It’s 2070. You’re standing on the balcony of an apartment at the topmost level, enjoying the view of the city. What do you see? How does the future look?
Did you paint the city of the future with endless skyscrapers, bundles of highways, and flying cars? Or maybe, you thought of Wakanda? What we picture is likely based on the sci-fi content that we consume. Now let’s try articulating our imagination. How do the buildings look? Do they all seem monotonous? Are they entirely organic and unrelated to each other? Do people fly or drive their cars? How are the roads?
When we try to address these questions with reason, we can speculate a futuristic possibility of architecture without pulling a fantasy. My vision of the future has an architecture that is mimetic of nature. We already have an elite set of biomimetic designs of buildings in quite a few parts of the world. But they might become a norm in the coming years, the reason being the fact that architecture is humankind’s creation. And humans are inspired by nature. We learn from its billions of years of design strategies and interpret them to create solutions for problems.
“Nothing is invented. For it is already written in nature.” –Antoni Gaudi
Form Follows Nature
The urban population of the world is more connected to the internet than to nature. And this has been time and again proved to be hazardous to our mental and physical health. We’ve been designing spaces for so many years by working closely with elements of nature like light and water. And at times when we exclude nature, that space abets pessimistic reactions from its users.
While comparing concrete surfaces and wooden or mud surfaces, don’t we find the latter more pleasant? Don’t organic forms excite us more than rigid ones? When spaces mimic nature, our mind calms down, and we react positively to our surroundings.
We’ve evolved over billions of years in the lap of nature before building cities. It is only fitting that we seek to recognize nature in any form to have a sense of belonging in the cities that we create.
Adapting to Survive
Biomimetic architecture derives principles of form and structure from nature. Not only those but also its behavior patterns and adaptation techniques. It transforms a building into a living organism that grows and reacts to its context.
The example above is of The Breathing Skins Project by Tobias Becker from Germany. The surfaces ‘breathe’ into and out of the space enclosed through the apertures on the surface. The concept is from organic skins that regulate their permeability to control the flow of light, matter, and temperature. We can expect breathing skins to replace the static walls and windows of buildings in the future.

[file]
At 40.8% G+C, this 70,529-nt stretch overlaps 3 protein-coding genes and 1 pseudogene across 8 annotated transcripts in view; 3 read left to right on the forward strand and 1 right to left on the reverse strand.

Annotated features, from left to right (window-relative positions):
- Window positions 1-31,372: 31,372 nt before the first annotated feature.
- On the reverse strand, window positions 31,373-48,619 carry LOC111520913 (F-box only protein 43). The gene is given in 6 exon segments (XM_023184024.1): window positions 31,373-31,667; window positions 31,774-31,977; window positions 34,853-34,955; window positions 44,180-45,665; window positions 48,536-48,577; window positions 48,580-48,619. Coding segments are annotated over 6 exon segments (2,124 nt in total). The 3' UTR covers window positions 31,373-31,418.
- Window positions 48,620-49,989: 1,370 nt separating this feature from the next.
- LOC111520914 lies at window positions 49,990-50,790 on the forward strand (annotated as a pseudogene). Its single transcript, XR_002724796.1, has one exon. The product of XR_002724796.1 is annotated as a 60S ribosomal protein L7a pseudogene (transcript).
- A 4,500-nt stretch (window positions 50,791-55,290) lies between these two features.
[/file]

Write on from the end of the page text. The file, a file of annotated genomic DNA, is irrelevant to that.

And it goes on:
Another example is the cooling technique of the proposed Tangram World Cup Stadium in Qatar. It sports a cooling process modeled after desert lizards (which fan themselves using their scales) to push hot air out of the stadium and keep cool air inside.
If buildings work as organisms, they only function if there is a supporting ecosystem – in this case – neighborhoods, or cities to which the building belongs. The ecosystem of buildings, public spaces, intermediate spaces, and mobilizing units is parallel to the ecosystem of the natural habitat. Translating nature’s ecosystem to cities seems to be the road to creating sustainable cities that produce, consume, and recycle within themselves.
The Coral Reef Project by Vincent Callebaut Architects in Haiti is a mimicry of the Coral reef ecosystem, which seemingly moves in wave-like patterns due to water currents. Cuboidal housing modules are aligned and piled up and create the wave-like sculptural quality of the buildings. The public space between the two wave-like housing units is a protected and visually connected enclosure for communal activities.
Large-scale biomimetic systems consume abundant resources and produce a lot of waste. It would do good to make the system self-reliant by creating ways to harness its energy and recycle resources so that nothing is taken in or out of the system once it’s fully functional.
When redesigning concentrated solar arrays to save space, Professor Alexander Mitsos discovered that arranging solar reflectors according to the Fibonacci series could shrink the area needed for panels by 20% while not affecting the power output.
Nature’s Warehouse of Solutions
The universe is around 13 billion years old. It has tried and tested infinite possibilities of existence, and all the designs that remain today are naturally selected. We’ve started creating our own ecosystems nested within the natural framework. When these cities don’t cohesively work along with nature, we face problems. And nature is a search engine of solutions. If we know what we’re looking for, it gives us millions of results to read and provides an architecture that develops a symbiotic relationship with the environment.
 ArchDaily. (2016). Let Your Building “Breathe” With This Pneumatic Façade Technology. [online] Available at: https://www.archdaily.com/789230/let-your-building-to-breathe-with-this-pneumatic-facade-technology [Accessed 2 Aug. 2021].
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